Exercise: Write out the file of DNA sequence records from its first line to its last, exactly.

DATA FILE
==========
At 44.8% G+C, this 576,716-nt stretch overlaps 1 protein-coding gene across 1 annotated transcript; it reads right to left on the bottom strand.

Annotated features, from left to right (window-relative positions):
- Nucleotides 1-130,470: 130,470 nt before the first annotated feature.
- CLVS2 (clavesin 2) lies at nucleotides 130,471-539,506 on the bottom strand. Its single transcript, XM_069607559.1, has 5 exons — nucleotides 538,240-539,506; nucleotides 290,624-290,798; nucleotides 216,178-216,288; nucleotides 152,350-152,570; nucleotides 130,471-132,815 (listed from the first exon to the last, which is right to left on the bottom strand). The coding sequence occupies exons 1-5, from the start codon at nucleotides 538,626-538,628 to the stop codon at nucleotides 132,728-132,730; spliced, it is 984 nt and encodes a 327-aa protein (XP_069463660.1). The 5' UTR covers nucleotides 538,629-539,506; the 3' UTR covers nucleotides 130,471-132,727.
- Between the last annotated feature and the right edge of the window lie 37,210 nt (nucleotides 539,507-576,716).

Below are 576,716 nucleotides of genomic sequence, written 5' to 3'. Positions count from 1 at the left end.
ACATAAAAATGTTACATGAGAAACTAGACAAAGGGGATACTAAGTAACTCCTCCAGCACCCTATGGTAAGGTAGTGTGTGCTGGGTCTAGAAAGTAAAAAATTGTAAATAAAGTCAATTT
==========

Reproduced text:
At 44.8% G+C, this 576,716-nt stretch overlaps 1 protein-coding gene across 1 annotated transcript; it reads right to left on the bottom strand.

Annotated features, from left to right (window-relative positions):
- Nucleotides 1-130,470: 130,470 nt before the first annotated feature.
- CLVS2 (clavesin 2) lies at nucleotides 130,471-539,506 on the bottom strand. Its single transcript, XM_069607559.1, has 5 exons — nucleotides 538,240-539,506; nucleotides 290,624-290,798; nucleotides 216,178-216,288; nucleotides 152,350-152,570; nucleotides 130,471-132,815 (listed from the first exon to the last, which is right to left on the bottom strand). The coding sequence occupies exons 1-5, from the start codon at nucleotides 538,626-538,628 to the stop codon at nucleotides 132,728-132,730; spliced, it is 984 nt and encodes a 327-aa protein (XP_069463660.1). The 5' UTR covers nucleotides 538,629-539,506; the 3' UTR covers nucleotides 130,471-132,727.
- Between the last annotated feature and the right edge of the window lie 37,210 nt (nucleotides 539,507-576,716).

Below are 576,716 nucleotides of genomic sequence, written 5' to 3'. Positions count from 1 at the left end.
ACATAAAAATGTTACATGAGAAACTAGACAAAGGGGATACTAAGTAACTCCTCCAGCACCCTATGGTAAGGTAGTGTGTGCTGGGTCTAGAAAGTAAAAAATTGTAAATAAAGTCAATTT